About vision impairment
Vision impairment is an eye condition that cannot be corrected using glasses or contact lenses.
You may have some indications from birth that your child has a vision impairment or you may notice signs as your baby grows. Most babies are diagnosed with a vision impairment by the time they are one year old. Many people inherit eye conditions as they are often are passed down through the family.
This video shows how to spot a vision impairment in a child and what to do about it.
How do I get a diagnosis?
If you are concerned about your child’s sight, we advise that you speak to your health visitor or GP first, or the school nurse or optician if your child is older. They can make a referral to the ophthalmic clinic or eye clinic.
They will refer you to an ophthalmologist who specialises in identifying and diagnosing a range of conditions which affect the eyes. Derby city children's ophthalmic department is based at the Royal Derby hospital. The Royal National Institute of Blind People provides information on what to expect during a visit.
Children do not need a diagnosis of any condition to get support at school. Your child’s school must do its best to give your child the support they need. However, it’s really important when there are concerns about a child’s sight, that a vision assessment is carried out as soon as possible so that any adjustments to the teaching and learning can be made. Ask to speak to the Special Educational Needs Coordinator (SENCO) in your child’s school if you have any concerns.
Where to find support
Support services are available for children with a vision impairment:
Specialist Teaching and Psychology Service (STePS)
Our STePs team provides support for children with a vision impairment.
They offer a range of services including:
- home visits
- support with play and development
- advice on toys and equipment
- sensory room sessions
- support with the transition into a child’s first school place and then on-going
- support and advice for children, teachers, teaching assistants and support workers in the school environment including reading and writing materials, seating positions, mobility and classroom resources.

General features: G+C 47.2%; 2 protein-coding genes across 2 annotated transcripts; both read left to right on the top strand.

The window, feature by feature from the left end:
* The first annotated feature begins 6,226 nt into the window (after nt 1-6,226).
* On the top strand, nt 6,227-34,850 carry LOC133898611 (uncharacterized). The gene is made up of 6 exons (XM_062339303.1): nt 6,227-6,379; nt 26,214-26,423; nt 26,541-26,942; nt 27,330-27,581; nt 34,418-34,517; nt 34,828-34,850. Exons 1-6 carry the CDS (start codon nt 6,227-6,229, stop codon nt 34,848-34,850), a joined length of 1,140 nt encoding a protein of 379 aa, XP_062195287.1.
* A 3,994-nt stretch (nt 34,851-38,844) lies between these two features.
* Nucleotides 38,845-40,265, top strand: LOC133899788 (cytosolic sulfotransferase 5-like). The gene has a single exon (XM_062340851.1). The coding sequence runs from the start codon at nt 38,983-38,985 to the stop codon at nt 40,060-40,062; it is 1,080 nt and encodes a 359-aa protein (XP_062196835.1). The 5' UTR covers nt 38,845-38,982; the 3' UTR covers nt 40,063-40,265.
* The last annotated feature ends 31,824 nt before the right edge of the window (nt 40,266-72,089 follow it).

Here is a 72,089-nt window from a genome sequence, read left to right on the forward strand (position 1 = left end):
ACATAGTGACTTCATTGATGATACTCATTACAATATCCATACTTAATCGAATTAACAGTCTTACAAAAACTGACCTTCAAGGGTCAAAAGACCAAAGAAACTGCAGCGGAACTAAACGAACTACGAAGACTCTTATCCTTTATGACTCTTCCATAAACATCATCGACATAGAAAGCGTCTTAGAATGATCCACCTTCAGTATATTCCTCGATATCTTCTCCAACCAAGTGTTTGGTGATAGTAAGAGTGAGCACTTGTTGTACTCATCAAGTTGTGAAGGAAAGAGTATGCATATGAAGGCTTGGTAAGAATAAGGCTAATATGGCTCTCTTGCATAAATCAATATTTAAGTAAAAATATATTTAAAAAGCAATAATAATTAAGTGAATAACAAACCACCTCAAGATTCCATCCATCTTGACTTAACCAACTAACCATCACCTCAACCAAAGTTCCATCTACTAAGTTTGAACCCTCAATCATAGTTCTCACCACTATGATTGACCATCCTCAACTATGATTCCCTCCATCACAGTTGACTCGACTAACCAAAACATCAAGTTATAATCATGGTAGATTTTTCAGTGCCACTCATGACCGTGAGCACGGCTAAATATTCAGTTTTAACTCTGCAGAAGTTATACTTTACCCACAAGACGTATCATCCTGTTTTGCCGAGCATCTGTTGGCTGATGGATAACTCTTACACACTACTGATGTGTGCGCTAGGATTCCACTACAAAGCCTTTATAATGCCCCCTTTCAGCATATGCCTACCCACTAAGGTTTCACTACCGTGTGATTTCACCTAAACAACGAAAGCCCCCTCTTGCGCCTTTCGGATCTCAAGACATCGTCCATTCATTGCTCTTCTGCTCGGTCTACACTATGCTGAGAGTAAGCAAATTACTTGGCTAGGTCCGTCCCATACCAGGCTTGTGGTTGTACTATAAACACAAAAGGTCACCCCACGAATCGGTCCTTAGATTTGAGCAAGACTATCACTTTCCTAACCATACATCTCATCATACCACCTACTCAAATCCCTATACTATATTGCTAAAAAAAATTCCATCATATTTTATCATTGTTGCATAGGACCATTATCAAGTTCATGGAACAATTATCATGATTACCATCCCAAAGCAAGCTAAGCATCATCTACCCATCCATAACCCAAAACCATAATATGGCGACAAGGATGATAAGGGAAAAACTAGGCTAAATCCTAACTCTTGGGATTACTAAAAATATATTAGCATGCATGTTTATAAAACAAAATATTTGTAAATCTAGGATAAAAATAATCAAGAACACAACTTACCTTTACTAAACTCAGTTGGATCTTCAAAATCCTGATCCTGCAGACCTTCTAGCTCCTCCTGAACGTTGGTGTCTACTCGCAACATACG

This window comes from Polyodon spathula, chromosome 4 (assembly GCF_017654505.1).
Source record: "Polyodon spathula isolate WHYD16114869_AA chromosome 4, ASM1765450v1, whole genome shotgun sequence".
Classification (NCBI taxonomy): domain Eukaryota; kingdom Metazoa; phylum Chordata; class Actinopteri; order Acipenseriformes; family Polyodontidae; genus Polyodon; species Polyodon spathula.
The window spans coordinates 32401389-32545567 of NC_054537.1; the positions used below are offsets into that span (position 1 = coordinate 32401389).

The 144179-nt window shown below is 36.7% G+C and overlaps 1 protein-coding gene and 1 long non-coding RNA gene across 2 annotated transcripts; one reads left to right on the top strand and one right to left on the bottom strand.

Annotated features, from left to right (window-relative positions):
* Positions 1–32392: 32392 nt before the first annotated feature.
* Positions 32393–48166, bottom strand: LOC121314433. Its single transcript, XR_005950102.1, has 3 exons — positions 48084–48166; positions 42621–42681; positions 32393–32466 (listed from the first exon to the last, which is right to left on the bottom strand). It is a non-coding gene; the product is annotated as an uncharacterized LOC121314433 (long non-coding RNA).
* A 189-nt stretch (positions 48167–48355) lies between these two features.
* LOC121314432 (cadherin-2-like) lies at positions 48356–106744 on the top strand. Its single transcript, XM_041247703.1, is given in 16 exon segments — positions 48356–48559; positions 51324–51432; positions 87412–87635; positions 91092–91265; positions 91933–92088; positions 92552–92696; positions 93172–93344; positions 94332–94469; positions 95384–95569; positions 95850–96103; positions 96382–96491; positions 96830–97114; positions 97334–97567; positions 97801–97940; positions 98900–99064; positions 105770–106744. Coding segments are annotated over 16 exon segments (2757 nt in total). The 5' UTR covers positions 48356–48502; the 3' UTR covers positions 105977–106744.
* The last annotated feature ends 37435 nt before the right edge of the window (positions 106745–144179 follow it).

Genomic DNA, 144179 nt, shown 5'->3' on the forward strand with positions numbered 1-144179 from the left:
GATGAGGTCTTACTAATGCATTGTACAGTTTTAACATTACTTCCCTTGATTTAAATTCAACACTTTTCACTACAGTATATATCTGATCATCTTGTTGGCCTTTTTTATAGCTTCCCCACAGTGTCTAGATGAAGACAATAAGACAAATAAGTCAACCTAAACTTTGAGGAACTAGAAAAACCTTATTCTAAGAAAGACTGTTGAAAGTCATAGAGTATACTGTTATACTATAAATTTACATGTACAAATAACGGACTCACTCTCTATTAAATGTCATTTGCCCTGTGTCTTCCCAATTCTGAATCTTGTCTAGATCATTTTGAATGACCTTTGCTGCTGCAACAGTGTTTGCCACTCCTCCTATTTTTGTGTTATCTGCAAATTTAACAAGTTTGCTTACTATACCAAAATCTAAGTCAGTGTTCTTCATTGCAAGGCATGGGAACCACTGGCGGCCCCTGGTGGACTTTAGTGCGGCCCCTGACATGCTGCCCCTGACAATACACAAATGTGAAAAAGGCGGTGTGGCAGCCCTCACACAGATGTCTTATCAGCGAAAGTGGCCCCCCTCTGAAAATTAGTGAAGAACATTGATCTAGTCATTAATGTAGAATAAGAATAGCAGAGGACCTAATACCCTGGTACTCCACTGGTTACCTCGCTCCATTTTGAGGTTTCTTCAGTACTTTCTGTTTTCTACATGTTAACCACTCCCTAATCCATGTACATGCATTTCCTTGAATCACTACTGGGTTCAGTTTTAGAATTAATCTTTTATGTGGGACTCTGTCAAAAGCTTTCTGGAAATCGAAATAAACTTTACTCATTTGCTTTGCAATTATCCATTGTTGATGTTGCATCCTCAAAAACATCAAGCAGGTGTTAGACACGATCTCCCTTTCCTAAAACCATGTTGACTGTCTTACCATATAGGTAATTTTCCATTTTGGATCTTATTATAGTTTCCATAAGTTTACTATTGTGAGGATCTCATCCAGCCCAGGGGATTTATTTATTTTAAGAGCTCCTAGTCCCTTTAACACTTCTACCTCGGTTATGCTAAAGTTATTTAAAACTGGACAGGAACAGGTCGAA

For parents of children with a new diagnosis, STePS has produced a Vision impairment leaflet.
To contact the STePS team, telephone 01332 641400 or email firstname.lastname@example.org.
Derby SEND Information Advice and Support Service (SENDIASS)
SENDIASS offers free, confidential, impartial advice and support to parents, children and young people up to the age of 25 about Special Education Needs and Disabilities (SEND). They can also guide you through the SEND processes and procedures.
To find out more about the support that SENDIASS offers, visit the SENDIASS website.
Vision impairment blogs
- My Blurred World - named as one of the most influential people with a disability in the UK in 2018, Elin Williams is a young Welsh woman behind the award-winning disability and lifestyle blog.
- Mum Cheryl’s Story - from diagnosis to independence.
- Sassy has totally blind for several years now. Her blog Thinking Out Loud challenges stereotypes through education and humour, empowering others to be more disability confident.
- Life of a Blind Girl - Holly is from Yorkshire and is blind due to a condition called Retinopathy of Prematurity (ROP). She wants her blog to be a platform that provides people with advice and support on all things visual impairment and disability.
- Family Connect - talks about what it's like to be a parent, how to advocate for your child, what new resources have been found and much more.
- Lucy Edwards is a YouTuber who creates videos about her experiences.